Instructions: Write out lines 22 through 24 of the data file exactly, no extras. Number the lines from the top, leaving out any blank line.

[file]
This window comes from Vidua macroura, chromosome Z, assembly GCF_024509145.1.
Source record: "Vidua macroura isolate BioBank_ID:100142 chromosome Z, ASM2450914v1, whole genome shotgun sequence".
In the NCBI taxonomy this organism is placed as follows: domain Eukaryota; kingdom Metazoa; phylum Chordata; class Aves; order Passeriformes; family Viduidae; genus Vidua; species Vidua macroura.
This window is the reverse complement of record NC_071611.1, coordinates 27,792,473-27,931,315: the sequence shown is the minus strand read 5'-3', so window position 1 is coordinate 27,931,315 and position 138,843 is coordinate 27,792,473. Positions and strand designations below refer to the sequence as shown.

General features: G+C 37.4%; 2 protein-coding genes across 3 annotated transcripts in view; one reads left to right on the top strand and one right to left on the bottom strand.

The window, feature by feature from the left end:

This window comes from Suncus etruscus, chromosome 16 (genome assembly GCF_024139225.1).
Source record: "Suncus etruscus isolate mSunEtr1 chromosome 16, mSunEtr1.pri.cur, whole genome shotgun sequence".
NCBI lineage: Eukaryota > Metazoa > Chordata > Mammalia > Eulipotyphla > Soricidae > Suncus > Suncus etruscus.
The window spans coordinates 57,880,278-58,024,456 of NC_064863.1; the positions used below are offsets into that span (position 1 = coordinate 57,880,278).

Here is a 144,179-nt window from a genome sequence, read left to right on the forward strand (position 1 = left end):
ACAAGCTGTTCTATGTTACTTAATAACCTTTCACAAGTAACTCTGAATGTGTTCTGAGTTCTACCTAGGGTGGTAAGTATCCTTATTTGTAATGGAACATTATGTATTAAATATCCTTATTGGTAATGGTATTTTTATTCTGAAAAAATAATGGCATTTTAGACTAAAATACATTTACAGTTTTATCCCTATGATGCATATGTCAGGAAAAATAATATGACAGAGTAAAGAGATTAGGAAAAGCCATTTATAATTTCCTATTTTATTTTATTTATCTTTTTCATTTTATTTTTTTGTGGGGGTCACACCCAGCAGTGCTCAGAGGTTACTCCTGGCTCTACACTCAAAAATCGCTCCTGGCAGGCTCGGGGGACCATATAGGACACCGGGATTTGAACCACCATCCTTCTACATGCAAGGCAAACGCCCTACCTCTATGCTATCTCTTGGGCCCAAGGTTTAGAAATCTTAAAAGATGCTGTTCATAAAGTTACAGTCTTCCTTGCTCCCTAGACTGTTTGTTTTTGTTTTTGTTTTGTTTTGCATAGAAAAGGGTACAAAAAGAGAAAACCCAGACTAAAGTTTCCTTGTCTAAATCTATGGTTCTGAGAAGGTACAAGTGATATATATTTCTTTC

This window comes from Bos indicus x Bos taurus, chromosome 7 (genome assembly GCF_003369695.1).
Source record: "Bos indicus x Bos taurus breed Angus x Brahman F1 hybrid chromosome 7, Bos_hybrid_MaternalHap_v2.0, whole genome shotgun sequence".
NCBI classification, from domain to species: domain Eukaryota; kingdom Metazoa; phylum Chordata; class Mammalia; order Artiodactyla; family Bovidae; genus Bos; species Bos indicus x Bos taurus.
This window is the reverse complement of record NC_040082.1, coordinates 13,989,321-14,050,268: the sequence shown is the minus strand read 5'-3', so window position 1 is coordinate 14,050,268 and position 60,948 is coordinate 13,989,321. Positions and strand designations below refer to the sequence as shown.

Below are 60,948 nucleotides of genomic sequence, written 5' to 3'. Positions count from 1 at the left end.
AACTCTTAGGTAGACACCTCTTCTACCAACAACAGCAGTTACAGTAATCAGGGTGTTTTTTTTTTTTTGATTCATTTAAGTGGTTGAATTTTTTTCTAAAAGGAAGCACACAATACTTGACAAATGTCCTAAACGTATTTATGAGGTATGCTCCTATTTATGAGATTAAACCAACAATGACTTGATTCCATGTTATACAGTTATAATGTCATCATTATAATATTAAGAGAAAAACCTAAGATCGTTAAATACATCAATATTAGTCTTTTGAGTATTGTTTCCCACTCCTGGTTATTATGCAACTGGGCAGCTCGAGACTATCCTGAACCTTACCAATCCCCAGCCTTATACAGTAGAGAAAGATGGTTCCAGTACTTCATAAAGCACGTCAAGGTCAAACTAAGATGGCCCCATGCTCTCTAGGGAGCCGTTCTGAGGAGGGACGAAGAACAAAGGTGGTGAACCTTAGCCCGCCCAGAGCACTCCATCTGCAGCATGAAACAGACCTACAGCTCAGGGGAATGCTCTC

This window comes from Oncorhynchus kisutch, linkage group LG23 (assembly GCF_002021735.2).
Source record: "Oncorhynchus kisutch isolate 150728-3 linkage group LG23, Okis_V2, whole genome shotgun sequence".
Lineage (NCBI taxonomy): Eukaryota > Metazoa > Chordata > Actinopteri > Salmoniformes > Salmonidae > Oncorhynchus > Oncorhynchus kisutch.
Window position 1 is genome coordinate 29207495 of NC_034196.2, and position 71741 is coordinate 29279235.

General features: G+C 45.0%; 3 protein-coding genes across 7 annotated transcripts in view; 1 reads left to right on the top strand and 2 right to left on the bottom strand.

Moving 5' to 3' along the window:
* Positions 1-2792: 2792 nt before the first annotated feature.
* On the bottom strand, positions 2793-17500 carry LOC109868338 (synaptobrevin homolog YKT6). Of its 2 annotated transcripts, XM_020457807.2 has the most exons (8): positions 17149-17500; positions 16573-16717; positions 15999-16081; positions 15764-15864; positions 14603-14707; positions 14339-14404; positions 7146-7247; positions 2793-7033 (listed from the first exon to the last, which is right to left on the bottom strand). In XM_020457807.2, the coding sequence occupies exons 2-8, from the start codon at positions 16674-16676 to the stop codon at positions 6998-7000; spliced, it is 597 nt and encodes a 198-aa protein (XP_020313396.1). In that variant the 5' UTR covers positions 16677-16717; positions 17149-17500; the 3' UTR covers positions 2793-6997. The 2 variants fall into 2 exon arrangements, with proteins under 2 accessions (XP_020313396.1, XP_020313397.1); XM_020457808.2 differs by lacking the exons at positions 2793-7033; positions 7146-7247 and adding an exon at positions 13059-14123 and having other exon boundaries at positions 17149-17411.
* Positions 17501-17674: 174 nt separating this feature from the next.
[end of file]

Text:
Window position 1 is genome coordinate 29207495 of NC_034196.2, and position 71741 is coordinate 29279235.

General features: G+C 45.0%; 3 protein-coding genes across 7 annotated transcripts in view; 1 reads left to right on the top strand and 2 right to left on the bottom strand.

Moving 5' to 3' along the window: